THE HALF DECENT FOOTBALL MAGAZINE

The football world had a lot to say on the London riots. Paul Campbell believes not all of it was sensible

When the violence on the streets of north London began to spread across the country, it was inevitable that football would play a part in the discussion. Like most people, the football writer Ian Ridley watched the news and felt helpless. Unlike most people, however, Ridley thought that the game could somehow save the supposedly broken Britain.

"At times like these, you can feel helpless and peripheral in the sports pages, which always used to be known in newspapers as the toy department," said a mournful Ridley in his Express column. "Maybe football can play its part in repair and healing, however. The thugs have won a battle. Let us hope they don't, metaphorically, win the war… As the opium of the masses, it is far healthier than any liquid or substance. Or internet obsession."

While Ridley bastardised the writings of Karl Marx, Henry Winter drew attention to the teachings of that other political heavyweight, Rio Ferdinand. Without sounding at all worried about the implications of his statement, Winter claimed that Ferdinand's "voice certainly carries more resonance on inner-city streets than any politician's".

Perhaps it shouldn't be surprising that those working in the football industry afford the game such importance. But it is a little concerning. Men who know a lot about kicking balls aren't necessarily going to be great at constructing government policy, as Ian Holloway proved in the Independent. The Blackpool manager used his media platform to call for the rioters to stop smashing up shops and be more like Paul Scholes, "who went through his whole career without even a whiff of an off-the-field issue". Holloway also pinned some blame on the media, arguing that "if the TV cameras weren't there and we didn't know about it I don't think the rioting would have sparked up anywhere else".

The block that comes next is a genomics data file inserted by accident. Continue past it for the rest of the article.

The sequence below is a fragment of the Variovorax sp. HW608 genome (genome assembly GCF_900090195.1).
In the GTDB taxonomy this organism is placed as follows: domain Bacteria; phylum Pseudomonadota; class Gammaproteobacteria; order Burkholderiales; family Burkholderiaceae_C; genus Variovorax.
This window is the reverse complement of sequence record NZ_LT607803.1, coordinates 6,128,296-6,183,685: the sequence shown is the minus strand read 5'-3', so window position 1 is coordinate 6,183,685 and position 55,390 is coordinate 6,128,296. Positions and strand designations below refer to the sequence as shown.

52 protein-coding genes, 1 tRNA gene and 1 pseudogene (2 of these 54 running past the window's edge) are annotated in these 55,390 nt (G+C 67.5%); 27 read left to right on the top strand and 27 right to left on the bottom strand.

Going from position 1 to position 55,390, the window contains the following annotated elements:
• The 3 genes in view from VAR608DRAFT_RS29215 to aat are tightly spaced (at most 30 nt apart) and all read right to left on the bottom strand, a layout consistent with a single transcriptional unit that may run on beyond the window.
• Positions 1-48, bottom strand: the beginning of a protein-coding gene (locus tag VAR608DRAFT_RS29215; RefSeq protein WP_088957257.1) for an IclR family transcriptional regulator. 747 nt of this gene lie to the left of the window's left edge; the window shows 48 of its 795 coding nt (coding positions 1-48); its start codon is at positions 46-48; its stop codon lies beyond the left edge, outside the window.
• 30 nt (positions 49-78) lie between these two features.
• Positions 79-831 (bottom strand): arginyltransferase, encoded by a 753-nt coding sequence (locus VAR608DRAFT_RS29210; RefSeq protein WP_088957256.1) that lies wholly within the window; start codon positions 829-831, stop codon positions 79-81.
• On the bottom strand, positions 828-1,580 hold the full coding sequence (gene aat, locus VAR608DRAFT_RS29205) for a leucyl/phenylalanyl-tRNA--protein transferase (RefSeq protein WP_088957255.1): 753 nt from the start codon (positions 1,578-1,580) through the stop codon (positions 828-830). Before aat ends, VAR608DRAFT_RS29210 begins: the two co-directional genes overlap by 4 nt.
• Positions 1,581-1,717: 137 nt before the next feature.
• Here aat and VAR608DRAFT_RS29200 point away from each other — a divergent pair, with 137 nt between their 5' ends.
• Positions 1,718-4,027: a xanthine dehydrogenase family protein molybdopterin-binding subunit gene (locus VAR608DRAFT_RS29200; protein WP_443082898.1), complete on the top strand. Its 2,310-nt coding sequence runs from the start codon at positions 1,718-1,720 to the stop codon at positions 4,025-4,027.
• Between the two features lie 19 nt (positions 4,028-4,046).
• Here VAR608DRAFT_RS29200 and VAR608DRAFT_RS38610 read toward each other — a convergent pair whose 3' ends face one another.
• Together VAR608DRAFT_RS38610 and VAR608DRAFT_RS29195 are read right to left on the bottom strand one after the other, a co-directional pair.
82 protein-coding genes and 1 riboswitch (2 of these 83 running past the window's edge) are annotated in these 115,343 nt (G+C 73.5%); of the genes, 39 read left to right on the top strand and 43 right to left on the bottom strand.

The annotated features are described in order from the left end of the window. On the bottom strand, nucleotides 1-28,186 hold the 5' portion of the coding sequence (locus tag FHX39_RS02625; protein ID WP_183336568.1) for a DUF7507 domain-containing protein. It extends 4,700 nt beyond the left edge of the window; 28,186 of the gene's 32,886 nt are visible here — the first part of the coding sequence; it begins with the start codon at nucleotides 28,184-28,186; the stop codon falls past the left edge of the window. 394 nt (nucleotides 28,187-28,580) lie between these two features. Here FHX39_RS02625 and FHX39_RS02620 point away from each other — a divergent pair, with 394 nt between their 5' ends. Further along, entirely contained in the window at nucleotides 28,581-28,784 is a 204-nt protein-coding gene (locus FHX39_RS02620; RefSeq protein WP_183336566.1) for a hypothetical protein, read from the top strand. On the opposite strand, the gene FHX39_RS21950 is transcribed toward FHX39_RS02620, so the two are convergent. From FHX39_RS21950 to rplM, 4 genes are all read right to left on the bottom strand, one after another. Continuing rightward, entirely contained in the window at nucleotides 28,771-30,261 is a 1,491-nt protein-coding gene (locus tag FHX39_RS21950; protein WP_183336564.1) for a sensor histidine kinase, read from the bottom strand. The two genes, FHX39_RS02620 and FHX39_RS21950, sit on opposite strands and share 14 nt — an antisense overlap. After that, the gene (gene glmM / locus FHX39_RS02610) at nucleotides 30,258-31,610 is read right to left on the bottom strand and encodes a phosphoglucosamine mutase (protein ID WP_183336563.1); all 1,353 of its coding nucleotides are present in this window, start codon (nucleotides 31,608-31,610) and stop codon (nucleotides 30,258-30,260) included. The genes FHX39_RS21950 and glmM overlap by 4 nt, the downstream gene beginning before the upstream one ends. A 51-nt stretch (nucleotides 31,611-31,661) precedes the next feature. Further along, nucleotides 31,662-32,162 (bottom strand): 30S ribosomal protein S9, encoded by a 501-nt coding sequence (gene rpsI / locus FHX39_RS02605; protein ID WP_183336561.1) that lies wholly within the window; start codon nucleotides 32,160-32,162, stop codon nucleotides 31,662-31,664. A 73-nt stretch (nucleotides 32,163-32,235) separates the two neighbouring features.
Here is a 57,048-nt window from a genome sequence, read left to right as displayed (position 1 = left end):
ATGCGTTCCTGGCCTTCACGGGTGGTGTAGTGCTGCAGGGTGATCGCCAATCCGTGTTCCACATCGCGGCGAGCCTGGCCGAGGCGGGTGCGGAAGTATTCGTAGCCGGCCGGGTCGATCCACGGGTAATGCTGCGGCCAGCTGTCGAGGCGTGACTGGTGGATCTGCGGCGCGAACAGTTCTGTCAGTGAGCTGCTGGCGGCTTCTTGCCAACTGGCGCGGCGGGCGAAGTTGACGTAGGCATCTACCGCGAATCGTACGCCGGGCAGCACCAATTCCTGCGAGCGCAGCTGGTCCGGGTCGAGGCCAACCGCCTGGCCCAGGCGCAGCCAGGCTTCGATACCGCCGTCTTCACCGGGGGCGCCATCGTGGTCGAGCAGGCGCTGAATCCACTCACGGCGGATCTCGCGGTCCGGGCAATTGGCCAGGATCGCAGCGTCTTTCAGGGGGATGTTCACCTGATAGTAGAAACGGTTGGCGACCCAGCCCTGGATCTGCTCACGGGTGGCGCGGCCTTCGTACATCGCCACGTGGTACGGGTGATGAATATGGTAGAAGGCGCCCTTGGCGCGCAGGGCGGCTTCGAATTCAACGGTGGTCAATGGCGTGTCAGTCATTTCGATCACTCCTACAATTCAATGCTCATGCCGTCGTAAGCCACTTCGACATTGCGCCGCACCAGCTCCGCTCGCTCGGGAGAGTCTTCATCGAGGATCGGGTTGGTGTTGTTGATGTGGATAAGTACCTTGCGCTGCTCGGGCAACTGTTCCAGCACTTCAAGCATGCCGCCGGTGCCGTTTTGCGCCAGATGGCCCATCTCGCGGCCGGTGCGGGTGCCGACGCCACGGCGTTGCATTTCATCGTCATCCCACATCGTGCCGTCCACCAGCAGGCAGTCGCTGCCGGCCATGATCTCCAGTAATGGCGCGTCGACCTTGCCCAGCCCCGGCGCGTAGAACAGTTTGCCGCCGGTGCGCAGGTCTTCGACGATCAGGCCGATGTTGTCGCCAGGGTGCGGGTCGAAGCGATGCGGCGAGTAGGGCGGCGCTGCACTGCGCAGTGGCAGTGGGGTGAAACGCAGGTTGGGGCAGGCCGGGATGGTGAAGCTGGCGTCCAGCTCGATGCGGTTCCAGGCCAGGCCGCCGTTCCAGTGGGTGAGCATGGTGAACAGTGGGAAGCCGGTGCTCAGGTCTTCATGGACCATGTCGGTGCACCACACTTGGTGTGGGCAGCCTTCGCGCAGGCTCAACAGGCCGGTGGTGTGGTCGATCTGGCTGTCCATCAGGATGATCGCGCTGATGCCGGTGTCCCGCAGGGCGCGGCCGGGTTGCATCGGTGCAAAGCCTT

Holloway wasn't the only football manager with an opinion. The Sun carried a double-page interview with a "sad, sickened and angry" Harry Redknapp, who blamed the riots on a breakdown in family values. "When I was 12 or 13, boys would meet their football manager dressed in a blazer or at least a pair of trousers. Now some of them turn up to see me wearing a pair of jeans with their arse hanging out. They just don't care." Stan Collymore called for help: "I want to know where the musicians, actors and rappers are at a time like this?"

With the great and the good of the football universe calling for action, it was left to a man still playing the game to offer some sense. David James, writing in the Observer, wondered how young people could relate to footballers at all: "While it is true that most of us have had a council estate upbringing, most now live away from those communities, enjoying a lifestyle that is light years from the kids we are talking about… Are people really going to listen to a millionaire footballer living in a plush mansion telling people who are struggling to make ends meet on a council estate to calm down?"

James went on to suggest that long-term engagement with a community would make more sense than taking a few seconds to type "Stop the violence" into a mobile phone. With this thought in mind it was heartening to see Peter Crouch and Benoît Assou-Ekotto involve themselves in the clean-up along Tottenham High Road. Football isn't the opium of the masses and an involvement in the game doesn't bring with it statesmanlike authority. But footballers, like everyone else, can help their communities most when they're a part of them.

From WSC 296 October 2011

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